The 1918 influenza pneumonia in the United States and among U.S. soldiers in Europe, but focused on the city of Philadelphia.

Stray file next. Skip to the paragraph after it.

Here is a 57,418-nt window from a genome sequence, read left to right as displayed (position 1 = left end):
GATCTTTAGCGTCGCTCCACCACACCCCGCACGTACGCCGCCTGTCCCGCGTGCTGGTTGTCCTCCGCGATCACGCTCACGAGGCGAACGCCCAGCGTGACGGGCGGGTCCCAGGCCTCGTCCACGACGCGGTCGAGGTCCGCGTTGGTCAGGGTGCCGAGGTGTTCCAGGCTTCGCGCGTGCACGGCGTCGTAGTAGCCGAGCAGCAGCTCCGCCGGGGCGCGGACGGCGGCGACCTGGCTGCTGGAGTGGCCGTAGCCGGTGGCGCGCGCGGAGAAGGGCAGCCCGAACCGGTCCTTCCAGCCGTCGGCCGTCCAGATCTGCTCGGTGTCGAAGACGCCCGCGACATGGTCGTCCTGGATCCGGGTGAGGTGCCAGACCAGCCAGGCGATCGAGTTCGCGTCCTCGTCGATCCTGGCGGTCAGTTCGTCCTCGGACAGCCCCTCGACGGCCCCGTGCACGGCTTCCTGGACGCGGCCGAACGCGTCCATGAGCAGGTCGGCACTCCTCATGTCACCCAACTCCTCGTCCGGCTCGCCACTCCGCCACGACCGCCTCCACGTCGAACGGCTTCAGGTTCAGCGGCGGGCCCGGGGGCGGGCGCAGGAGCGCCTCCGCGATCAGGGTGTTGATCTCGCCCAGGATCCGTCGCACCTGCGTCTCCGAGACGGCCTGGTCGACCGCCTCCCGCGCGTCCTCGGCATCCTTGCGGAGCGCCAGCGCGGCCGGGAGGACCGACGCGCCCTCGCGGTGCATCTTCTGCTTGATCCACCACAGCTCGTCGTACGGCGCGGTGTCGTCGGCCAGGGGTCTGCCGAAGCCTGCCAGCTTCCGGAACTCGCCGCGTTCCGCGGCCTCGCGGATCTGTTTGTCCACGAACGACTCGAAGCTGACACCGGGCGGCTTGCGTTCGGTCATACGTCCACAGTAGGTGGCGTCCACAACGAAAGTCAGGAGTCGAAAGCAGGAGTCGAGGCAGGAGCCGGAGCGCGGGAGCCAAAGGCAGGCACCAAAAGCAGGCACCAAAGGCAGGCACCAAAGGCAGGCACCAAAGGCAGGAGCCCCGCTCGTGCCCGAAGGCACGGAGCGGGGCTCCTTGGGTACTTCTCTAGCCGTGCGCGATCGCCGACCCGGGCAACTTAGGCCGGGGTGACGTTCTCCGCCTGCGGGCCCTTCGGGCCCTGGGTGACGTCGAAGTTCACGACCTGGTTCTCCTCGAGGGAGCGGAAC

We agree with Dr. Wright et al. about the importance of secondary bacterial pneumonia in the novel swine-origin Influenza A infection and especially about Staphylococcus aureus secondary infection. Community-associated Staphylococcus aureus (CA-SA) can produce a severe necrotizing pneumonia that typically has been associated with seasonal influenza virus infection. The Centers for Disease Control and Prevention (CDC) has issued warnings of fatal infections in children with seasonal influenza co-infected with MRSA following reports of severe cases of pneumonia.